The politics of data mining
At first glance, data miners inside governments, start-ups, corporations, and political campaigns are all doing basically the same thing. They’ll all need great engineering infrastructure, good clean data, a working knowledge of statistical techniques and enough domain knowledge to get things done.
We’ve seen recent articles that are evidence for this statement: Facebook data people move to the NSA or other government agencies easily, and Obama’s political campaign data miners have launched a new data mining start-up. I am a data miner myself, and I could honestly work at any of those places – my skills would translate, if not my personality.
I do think there are differences, though, and here I’m not talking about ethics or trust issues, I’m talking about pure politics.
Namely, the world of data mining is divided into two broad categories: people who want to cause things to happen and people who want to prevent things from happening.
I know that sounds incredibly vague, so let me give some examples.
In start-ups, irrespective of what you’re actually doing (what you’re actually doing is probably incredibly banal, like getting people to click on ads), you feel like you’re the first person ever to do it, at least on this scale, or at least with this dataset, and that makes it technically challenging and exciting.
Or, even if you’re not the first, at least what you’re creating or building is state-of-the-art and is going to be used to “disrupt” or destroy lagging competition. You feel like a motherfucker, and it feels great!
The same thing can be said for Obama’s political data miners: if you read this article, you’ll know they felt like they’d invented a new field of data mining, and a cult along with it, and it felt great! And although it’s probably not true that they did something all that impressive technically, in any case they did a great job of applying known techniques to a different data set, and they got lots of people to allow access to their private information based on their trust of Obama, and they mined the fuck out of it to persuade people to go out and vote and to go out and vote for Obama.
Now let’s talk about corporations. I’ve worked in enough companies to know that “covering your ass” is a real thing, and can overwhelm a given company’s other goals. And the larger the company, the more the fear sets in and the more time is spent covering one’s ass and less time is spent inventing and staying state-of-the-art. If you’ve ever worked in a place where it takes months just to integrate two different versions of SalesForce you know what I mean.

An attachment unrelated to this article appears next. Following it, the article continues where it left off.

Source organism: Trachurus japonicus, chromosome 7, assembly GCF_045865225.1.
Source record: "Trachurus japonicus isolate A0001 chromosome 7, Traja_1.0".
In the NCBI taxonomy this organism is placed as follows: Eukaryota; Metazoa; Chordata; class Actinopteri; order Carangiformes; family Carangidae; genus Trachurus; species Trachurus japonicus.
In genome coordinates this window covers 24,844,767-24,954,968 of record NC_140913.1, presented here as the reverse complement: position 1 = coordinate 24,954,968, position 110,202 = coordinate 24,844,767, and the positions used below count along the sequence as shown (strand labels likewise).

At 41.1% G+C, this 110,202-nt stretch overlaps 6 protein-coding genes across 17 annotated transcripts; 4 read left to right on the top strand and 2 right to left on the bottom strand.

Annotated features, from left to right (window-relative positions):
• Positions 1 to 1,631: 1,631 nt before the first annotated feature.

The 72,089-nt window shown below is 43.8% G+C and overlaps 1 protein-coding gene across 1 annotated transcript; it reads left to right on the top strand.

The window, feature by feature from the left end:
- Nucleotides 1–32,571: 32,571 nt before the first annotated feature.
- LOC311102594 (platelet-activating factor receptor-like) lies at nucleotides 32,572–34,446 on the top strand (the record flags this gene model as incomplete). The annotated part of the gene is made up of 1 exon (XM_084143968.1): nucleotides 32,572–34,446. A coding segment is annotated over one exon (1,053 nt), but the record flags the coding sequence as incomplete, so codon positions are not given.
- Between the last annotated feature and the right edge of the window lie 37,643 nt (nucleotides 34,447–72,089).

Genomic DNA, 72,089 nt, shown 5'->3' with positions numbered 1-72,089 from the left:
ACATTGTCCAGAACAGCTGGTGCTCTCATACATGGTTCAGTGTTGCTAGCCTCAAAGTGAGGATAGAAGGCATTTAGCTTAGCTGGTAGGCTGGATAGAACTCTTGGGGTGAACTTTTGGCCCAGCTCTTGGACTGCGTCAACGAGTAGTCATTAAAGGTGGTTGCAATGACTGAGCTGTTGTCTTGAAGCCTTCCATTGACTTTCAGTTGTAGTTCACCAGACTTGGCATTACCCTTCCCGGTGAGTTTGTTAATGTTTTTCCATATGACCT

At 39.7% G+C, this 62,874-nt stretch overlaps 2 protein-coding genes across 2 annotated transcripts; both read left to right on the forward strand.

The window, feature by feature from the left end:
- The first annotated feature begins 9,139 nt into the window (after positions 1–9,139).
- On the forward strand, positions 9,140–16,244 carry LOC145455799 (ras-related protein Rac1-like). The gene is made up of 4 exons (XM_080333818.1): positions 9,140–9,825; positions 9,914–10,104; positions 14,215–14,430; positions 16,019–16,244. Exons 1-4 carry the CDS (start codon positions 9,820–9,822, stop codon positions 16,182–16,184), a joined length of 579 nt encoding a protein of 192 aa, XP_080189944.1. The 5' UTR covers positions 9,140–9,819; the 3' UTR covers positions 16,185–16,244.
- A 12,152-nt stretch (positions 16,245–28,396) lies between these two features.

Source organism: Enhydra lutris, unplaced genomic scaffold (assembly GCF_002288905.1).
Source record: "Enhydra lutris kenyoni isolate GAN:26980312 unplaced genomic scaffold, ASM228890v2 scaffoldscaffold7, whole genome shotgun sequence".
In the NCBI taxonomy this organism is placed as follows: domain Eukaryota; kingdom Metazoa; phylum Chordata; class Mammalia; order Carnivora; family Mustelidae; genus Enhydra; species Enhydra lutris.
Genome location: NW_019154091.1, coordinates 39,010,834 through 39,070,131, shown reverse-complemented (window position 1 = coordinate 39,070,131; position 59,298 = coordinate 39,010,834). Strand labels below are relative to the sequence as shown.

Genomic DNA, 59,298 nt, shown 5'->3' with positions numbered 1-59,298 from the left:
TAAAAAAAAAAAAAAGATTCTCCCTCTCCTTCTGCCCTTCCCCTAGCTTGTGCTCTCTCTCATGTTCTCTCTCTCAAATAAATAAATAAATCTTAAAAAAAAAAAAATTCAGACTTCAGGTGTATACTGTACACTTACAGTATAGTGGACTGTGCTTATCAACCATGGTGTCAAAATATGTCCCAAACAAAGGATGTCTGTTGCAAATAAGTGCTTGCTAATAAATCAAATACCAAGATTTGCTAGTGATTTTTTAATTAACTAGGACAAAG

Those corporate people have data miners too, and in the best case they are somewhat protected from the conservative, risk averse, cover-your-ass atmosphere, but mostly they’re not. So if you work for a pharmaceutical company, you might spend your time figuring out how to draw up the numbers to make them look good for the CEO so he doesn’t get axed.
In other words, you spend your time preventing something from happening rather than causing something to happen.
Finally, let’s talk about government data miners. If there’s one thing I learned when I went to the State Department Tech@State “Moneyball Diplomacy” conference a few weeks back, it’s that they are the most conservative of all. They spend their time worrying about a terrorist attack and how to prevent it. It’s all about preventing bad things from happening, and that makes for an atmosphere where causing good things to happen takes a rear seat.
I’m not saying anything really new here; I think this stuff is pretty uncontroversial. Maybe people would quibble over when a start-up becomes a corporation (my answer: mostly they never do, but certainly by the time of an IPO they’ve already done it). Also, of course, there are ass-coverers in start-ups and there are risk-takers in corporation and maybe even in government, but they don’t dominate.
If you think through things in this light, it makes sense that Obama’s data miners didn’t want to stay in government and decided to go work on advertising stuff. And although they might have enough clout and buzz to get hired by a big corporation, I think they’ll find it pretty frustrating to be dealing with the cover-my-ass types that will hire them. It also makes sense that Facebook, which spends its time making sure no other social network grows enough to compete with it, works so well with the NSA.
1. If you want to talk ethics, though, join me on Monday at Suresh Naidu’s Data Skeptics Meetup where he’ll be talking about Political Uses and Abuses of Data.